Students can choose one of three options for satisfying the Comprehensive Exam:
* Three Essays
* Closed-Book Written Exam
Option #1: Three Essays
Write one essay for each of the three domains. Each essay should be about 30 pages long and must demonstrate a thoughtful and critical understanding of the theory and research in the field of literacy, highlighting key issues and tensions. If you choose this option, you will likely keep notes from your readings both in and outside your coursework, papers from courses, and notes and gatherings from conferences to inform your writing. Then, you will gather your information, synthesize it, and reflect upon it in your essays.
Option #2: Portfolio
The portfolio consists of two kinds of information, which you may organize as you please: (1) a sampling of works suited to each domain and (2) an essay, for each domain, explaining what you learned about these domains and the relevance of the work samples. In the sampling of works, you may include anything you consider relevant for a demonstration of competence in each of the three domains. You might include critical reviews, published papers, reflections on learning from studies in which you have been involved, annotated bibliographies, papers, or reviews of papers, or evidence of cooperative or individual research endeavors. The sampling section of the portfolio is limited to ten items. Any course papers included as samples must be clean copies without professor feedback and grades.
The nature of the essays for each domain depends on the items included in the portfolio. For example, if you have several pieces in a particular domain, the essay for that domain will describe how these pieces fit into the field of literacy and how they address critical issues in the domain. If a domain contains a very well developed, publishable paper, the essay will provide the context for that paper, showing how it relates to the broader domain. If you don't have appropriate material to place in the portfolio for a given domain, then you can address the domain with an essay or written exam, as in Exam Option 1, or Option 3.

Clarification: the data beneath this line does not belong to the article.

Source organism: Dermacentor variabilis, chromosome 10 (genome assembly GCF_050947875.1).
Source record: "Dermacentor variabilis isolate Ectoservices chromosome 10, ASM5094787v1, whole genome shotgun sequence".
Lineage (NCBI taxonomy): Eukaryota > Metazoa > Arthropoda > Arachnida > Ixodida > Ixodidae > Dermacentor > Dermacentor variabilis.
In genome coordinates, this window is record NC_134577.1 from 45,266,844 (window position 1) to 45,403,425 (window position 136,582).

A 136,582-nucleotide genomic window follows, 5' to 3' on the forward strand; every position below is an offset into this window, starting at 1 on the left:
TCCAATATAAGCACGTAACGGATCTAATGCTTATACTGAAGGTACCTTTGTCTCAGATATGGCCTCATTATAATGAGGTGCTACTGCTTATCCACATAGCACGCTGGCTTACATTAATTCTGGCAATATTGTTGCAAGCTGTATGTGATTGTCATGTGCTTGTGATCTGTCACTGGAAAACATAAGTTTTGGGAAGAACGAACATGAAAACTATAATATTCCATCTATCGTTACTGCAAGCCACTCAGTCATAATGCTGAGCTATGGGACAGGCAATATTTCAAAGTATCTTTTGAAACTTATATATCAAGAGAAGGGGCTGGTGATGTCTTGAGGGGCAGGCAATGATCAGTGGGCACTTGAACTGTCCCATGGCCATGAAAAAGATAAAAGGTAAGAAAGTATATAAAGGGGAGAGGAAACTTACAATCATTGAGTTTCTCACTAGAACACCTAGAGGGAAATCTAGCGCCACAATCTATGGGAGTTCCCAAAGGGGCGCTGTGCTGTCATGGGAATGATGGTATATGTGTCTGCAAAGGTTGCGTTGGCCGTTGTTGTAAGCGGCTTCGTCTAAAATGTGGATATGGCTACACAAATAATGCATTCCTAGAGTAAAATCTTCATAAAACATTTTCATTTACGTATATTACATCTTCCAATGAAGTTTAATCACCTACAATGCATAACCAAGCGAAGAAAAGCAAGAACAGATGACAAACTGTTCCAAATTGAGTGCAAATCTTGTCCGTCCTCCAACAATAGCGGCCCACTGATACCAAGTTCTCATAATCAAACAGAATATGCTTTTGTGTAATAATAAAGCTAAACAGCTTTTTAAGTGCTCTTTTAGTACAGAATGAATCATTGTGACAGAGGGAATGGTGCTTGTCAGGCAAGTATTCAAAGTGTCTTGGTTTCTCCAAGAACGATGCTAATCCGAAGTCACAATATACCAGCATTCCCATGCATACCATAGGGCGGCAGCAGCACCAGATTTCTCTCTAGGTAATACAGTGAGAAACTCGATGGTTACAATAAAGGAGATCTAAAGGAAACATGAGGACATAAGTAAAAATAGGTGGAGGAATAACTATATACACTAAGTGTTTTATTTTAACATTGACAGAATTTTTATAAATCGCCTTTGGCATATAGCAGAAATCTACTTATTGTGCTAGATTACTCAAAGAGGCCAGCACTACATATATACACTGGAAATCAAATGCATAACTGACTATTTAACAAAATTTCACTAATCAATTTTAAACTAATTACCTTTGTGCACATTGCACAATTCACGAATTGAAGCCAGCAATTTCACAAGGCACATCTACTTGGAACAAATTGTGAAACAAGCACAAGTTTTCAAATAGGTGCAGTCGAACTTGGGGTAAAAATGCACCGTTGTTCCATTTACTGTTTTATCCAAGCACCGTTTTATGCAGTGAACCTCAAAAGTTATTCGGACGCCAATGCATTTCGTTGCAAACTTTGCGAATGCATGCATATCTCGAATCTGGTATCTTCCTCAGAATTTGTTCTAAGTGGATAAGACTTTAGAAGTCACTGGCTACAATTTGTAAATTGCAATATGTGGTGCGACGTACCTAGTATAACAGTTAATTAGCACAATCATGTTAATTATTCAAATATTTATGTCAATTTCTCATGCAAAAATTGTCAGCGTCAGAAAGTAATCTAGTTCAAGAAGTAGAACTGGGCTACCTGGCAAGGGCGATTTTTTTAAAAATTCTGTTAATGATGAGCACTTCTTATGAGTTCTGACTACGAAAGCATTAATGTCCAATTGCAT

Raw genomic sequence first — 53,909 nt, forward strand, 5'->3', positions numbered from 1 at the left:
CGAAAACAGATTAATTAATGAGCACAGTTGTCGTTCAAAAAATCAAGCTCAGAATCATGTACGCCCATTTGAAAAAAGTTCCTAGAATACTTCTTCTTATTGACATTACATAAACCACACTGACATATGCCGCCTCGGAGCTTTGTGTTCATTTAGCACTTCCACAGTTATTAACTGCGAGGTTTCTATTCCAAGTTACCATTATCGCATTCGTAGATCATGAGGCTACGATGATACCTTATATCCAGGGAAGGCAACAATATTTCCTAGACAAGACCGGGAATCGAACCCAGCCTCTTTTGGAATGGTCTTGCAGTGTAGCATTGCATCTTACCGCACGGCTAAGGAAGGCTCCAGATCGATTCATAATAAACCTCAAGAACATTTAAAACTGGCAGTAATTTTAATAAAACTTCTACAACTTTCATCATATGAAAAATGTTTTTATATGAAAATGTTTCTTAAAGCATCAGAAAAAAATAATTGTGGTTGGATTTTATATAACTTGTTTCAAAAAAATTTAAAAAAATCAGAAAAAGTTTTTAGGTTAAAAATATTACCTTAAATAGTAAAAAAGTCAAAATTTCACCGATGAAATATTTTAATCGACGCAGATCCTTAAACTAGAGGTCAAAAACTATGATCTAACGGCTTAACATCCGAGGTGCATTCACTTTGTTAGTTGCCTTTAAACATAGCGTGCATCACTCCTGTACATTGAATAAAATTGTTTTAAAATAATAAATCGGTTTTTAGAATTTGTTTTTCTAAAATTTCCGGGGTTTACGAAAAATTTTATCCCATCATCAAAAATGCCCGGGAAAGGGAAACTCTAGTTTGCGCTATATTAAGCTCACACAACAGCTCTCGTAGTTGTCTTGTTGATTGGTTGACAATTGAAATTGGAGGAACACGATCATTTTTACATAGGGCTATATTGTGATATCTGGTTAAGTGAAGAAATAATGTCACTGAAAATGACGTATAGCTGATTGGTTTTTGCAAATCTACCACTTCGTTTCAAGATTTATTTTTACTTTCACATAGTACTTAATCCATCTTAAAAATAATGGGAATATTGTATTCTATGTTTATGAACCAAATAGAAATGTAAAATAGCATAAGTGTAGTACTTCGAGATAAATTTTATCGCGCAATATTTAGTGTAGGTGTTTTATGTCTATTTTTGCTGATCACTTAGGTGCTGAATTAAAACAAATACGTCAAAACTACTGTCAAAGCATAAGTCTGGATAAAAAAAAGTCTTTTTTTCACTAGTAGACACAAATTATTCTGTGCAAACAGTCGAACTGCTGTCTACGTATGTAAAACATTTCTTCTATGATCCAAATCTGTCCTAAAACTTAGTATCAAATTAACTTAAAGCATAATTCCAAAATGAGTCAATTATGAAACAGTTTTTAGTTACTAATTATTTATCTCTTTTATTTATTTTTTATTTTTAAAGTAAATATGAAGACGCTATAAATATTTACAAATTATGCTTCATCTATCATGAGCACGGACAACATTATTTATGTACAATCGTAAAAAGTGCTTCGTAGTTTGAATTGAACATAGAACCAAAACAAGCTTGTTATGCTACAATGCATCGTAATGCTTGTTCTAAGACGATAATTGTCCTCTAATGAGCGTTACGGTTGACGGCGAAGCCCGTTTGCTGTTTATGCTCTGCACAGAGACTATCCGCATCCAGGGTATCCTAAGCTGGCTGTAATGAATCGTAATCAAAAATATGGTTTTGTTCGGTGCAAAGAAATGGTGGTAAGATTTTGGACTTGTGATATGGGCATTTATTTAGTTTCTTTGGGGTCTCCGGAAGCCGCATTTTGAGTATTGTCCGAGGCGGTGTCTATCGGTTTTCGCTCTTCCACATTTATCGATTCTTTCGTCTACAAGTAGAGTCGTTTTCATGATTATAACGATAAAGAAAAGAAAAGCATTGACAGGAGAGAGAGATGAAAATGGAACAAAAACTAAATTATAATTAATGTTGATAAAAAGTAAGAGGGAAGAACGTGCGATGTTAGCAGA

Option #3: Closed-Book, Written Exam
One week in advance of the exam, the faculty will provide you with nine questions, three in each of three domains. You will have between 9:00 a.m. and 4:00 p.m. on the day of the examination (with a break for lunch, 12-1 p.m.) to write responses to three questions selected by the faculty, one from each domain. Notes may not be brought into the examination. Legibility of the responses is your responsibility (you may use a word processor, provided that access to documents other than the examination response itself is denied). You must notify the faculty of your intention to take this form of the exam by the first day of the semester in which you plan to take it so that faculty can prepare questions